Sadaf Khadem had been interested in sports as a child in Iran in the 2000s. She began by playing basketball and then in her teenage years, added a punching bag to the makeshift gym in her family’s garage and finally convinced her parents to let her join a boxing club.
Earlier this month, the 24-year-old Khadem won the first ever victory by an Iranian female boxer at the international level. In the coastal French town of Royan April 13, she beat boxer Anne Chauvin in an amateur — but highly publicized — match.
Women boxers are rare in Iran, though the country's supreme leader has published imagery that suggests approval of women practicing other martial arts at local and international levels. Iranian female athletes compete at global tournaments in taekwondo, karate and wushu. Kimia Alizadeh, a 18-year-old taekwondo athlete, competed in an hijab and grabbed the bronze medal for the Iranian delegation in the 2016 Rio Olympics. She received the red-carpet treatment from both the state and the public upon landing back home.
Boxing, however, has remained out of reach for women. Although the Iranian Boxing Federation ultimately agreed to begin coaching and referee training courses for women in November 2018, the female enthusiasts are still grappling with numerous challenges, particularly a dress code for the sport that is normally practiced in a t-shirt and shorts. The Iranian authorities have yet to come up with apparel that complies with the Islamic clothing codes. On the international front, it was only earlier this year that the Amateur Boxing Federation allowed women wearing hijab to step onto the boxing ring in international amateur matches.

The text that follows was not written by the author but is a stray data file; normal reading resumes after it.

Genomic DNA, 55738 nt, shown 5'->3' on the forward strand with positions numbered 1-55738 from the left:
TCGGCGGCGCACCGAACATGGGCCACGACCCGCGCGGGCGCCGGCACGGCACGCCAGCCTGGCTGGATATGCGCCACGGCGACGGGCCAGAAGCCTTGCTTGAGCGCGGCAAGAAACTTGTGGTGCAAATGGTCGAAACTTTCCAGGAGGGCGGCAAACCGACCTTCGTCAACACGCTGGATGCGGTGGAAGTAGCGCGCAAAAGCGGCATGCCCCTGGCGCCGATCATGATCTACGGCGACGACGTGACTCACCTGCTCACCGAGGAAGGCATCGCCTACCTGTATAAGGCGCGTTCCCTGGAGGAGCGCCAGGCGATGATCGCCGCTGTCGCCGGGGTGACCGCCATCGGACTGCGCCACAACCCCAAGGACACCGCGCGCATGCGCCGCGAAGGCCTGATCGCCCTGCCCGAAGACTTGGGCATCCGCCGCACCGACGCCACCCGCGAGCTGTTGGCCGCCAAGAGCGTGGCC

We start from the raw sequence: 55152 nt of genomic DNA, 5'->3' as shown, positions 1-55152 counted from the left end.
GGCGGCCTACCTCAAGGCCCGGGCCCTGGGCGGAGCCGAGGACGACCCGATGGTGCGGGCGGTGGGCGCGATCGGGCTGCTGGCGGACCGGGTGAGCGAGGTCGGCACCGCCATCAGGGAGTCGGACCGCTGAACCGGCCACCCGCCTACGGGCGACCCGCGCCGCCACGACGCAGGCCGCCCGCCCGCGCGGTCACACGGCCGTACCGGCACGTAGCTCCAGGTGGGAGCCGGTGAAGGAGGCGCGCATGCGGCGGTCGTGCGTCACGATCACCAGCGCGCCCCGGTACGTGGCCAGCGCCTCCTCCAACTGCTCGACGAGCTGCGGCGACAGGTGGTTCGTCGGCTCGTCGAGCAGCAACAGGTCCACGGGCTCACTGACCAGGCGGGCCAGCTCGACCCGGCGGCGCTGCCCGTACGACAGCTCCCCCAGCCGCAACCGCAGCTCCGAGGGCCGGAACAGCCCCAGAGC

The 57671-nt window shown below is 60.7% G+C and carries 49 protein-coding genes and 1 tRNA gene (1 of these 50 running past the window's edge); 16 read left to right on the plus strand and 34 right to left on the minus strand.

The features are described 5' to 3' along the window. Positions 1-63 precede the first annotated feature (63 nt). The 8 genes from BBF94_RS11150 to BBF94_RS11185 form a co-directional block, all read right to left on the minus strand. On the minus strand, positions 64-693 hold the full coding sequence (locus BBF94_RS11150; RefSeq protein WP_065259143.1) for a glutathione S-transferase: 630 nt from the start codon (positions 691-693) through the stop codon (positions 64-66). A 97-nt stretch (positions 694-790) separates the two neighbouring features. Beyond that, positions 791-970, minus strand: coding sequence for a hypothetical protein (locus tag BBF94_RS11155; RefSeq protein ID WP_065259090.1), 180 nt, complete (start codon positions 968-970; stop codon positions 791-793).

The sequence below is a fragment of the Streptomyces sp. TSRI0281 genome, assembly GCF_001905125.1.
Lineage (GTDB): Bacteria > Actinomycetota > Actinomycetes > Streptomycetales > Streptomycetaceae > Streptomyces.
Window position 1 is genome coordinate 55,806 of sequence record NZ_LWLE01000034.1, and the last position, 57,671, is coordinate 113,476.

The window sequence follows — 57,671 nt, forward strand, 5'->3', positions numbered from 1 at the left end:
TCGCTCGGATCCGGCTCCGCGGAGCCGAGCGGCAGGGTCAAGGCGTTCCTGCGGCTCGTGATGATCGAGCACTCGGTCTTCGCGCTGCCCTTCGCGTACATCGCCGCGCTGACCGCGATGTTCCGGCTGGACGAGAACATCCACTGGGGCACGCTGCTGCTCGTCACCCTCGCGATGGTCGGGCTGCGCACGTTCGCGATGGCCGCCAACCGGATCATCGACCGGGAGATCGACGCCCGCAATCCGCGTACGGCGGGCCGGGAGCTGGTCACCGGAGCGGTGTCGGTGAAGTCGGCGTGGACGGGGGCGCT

The Islamic dress issue in the ring now risks souring Khadem’s victory and even developing into an asylum question between Iran and France. During the strenuous battle in France, Khadem did not wear a hijab, opting for shorts and a t-shirt in the colors of the Iranian flag. "From Iran, not Mars, nor anywhere else," read the back of her T-shirt, announcing her pride in being Iranian.
The athlete also thanked her fans in her post-victory statements. In an interview with Khabar Varzeshi newspaper, Khadem attributed her victory to "the positive vibes from 80 million Iranians" as well as her parents' support, which she said had served as her key motivations.
"My aim is to inspire my clubmates so that they also [feel empowered] to continue on the same path and enter formal competitions,” she said.
The result was widespread jubilation among Iranian social media users and advocates of female sporting activities. Elevating Khadem as a legendary athlete in their reporting, foreign-based Persian-language TV channels dedicated special coverage to the event with a live broadcast and face-to-face interviews. It seemed to all — including Khadem and Mahyar Monshipour, her Iranian-French coach who is a former World Boxing Association champion and an adviser to the French sports minister — that the first female boxer to win an international trophy would find a hero’s welcome back at home. “She glorified Iran's name and the whole world witnessed the impacts of what she did," Monshipour told the press after Khadem's win.